Are We on the Threshold of the “Second Coming of the Machine Age?"

In a sense, the first machine age was the industrial revolution (late 1700s – early 1800s), and it was an era in which we became capable of doing things faster and making more things for more people. We were quite busy and quite occupied with harnessing machines that would change our lifestyles. This was an age of “machines.” These changes certainly impacted the evolution of our physical existence.

The following might be suggestive of word associations representing the eras of the evolution of emotional / behavioral disorders that we have gone through.

There was an era when the so-called behavioral enlightenment was being brought into our consciousness; words like “crazy,” “hopeless,” “institutionalizing,” “lobotomy,” “demons,” and “bad spirits” would come to mind. We then went through an era of words like “subconscious,” “hypnosis,” “id,” “ego” “superego” “repression,” “sex drive,” “electro convulsive therapy,” “talk therapy,” and “coping.” The next era of words included “anxiolytics,” “selective serotonin reuptake inhibitors,” “antidepressants,” and “side effects.” Soon words such as “brain mapping,” “human genome,” “reactive receptor sites,” “neuropathways,” “neurotransmitters,” “synaptic functions,” “gene sequencing,” and “functional imaging” suggested another era in the making. Eventually words such as “genetic engineering,” “chemically tailored medications or nutrients,” “central nervous system structural re-modeling,” “implanted micro-chips,” and “laboratory produced” represented yet another era in our march for progress. The one common thread joining all of these eras of our evolution is human-to-human contact.

The next era will most likely be characterized by words such as “self-controlled,” “self-modulated,” “self-regulating,” “implants,” “automatic,” “sub-molecular,” “plasticity,” “bioelectric medicine,” “robotics,” and “voice / thought activated.” A glaring difference between this newest set of objectives and concerns and all of the aforementioned periods of development (and appropriate associated words) appears to be less of a need for human-to-human contact.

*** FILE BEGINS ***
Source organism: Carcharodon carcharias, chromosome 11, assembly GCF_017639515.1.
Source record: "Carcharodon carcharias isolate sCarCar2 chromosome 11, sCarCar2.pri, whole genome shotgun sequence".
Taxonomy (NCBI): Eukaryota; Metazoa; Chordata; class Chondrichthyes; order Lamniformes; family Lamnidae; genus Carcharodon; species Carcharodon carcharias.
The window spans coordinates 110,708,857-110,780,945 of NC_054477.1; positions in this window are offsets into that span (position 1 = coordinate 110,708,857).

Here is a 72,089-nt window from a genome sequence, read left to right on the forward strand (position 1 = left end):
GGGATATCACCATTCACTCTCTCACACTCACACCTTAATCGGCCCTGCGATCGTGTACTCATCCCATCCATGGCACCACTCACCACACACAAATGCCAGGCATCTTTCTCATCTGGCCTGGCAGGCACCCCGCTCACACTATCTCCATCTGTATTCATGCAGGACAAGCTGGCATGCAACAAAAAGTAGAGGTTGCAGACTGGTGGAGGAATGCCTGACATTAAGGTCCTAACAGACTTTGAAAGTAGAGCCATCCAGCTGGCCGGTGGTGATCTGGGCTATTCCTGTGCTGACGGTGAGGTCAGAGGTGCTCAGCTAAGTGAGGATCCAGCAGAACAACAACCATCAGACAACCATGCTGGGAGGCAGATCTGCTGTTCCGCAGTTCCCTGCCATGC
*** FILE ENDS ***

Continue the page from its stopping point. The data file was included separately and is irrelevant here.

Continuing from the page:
Isn’t it interesting that not too long ago we considered solitary confinement as a punishment and now so many voices are rising up against this punishment because it is inhumane? Yet here we are, striving to scientifically find ways and technologies that might make it easier and easier to exist alone. To some this may seem to be approaching nirvana or utopia or a perfect existence. Others may view this as the diminishing of what many consider to be the most important element in defining the difference between humans and the rest of the animal kingdom (in other words “humanism”), and that is human contact.

When we consider anxiety disorders or some personality disorders, we recognize the common characteristic of avoidance behavior. Is texting and sexting becoming new displays of avoidance behavior? Is limiting communication to using the social medias becoming a new display of avoidance behavior?

I have spoken with students or patients who describe similar patterns of behavior. They go, as pairs, to shop and one goes into the store or mall while the other stays in the car or finds a seat and immerses her / himself (usually) in the “phone screen.” I have observed, literally, four people sitting at a table at a restaurant and each one is occupied with the phone.

Since we see so much of this involvement with the “screen” at such young ages, are we conditioning a collective / societal mind-set that pulls us deeper into a type of isolated existence? We generally have recognized a need for and a definition of proper, acceptable, social etiquette (as prescribed by different cultures). Shouldn’t we be thinking about what proper, acceptable “technological” etiquette is? Someone once coined an expression, “the eyes are the windows to one’s soul”. Unfortunately we seem to be looking into one’s eyes less and less…of course unless one becomes an ophthalmologist! Even then we probably will come up with some automated controlled, remote device that we can use to look into someone’s eyes, a continent away!

As we strive for a more perfect existence, might we be trading off human contact? How will we feel if we become less and less interdependent on each other? More and more satisfied with punching buttons and / or relying on implanted, synthetically engineered, feedback mechanisms controlling our organ systems. Will we be able to find ways to insure a productive blending of humanism and an automated existence?

Are we entering another “machine age” and if so, will we be the machines?

Author Bio(s)

Robert Grosz, EdD, is a professor and psychologist in the College of Health Care Sciences at Nova Southeastern University.


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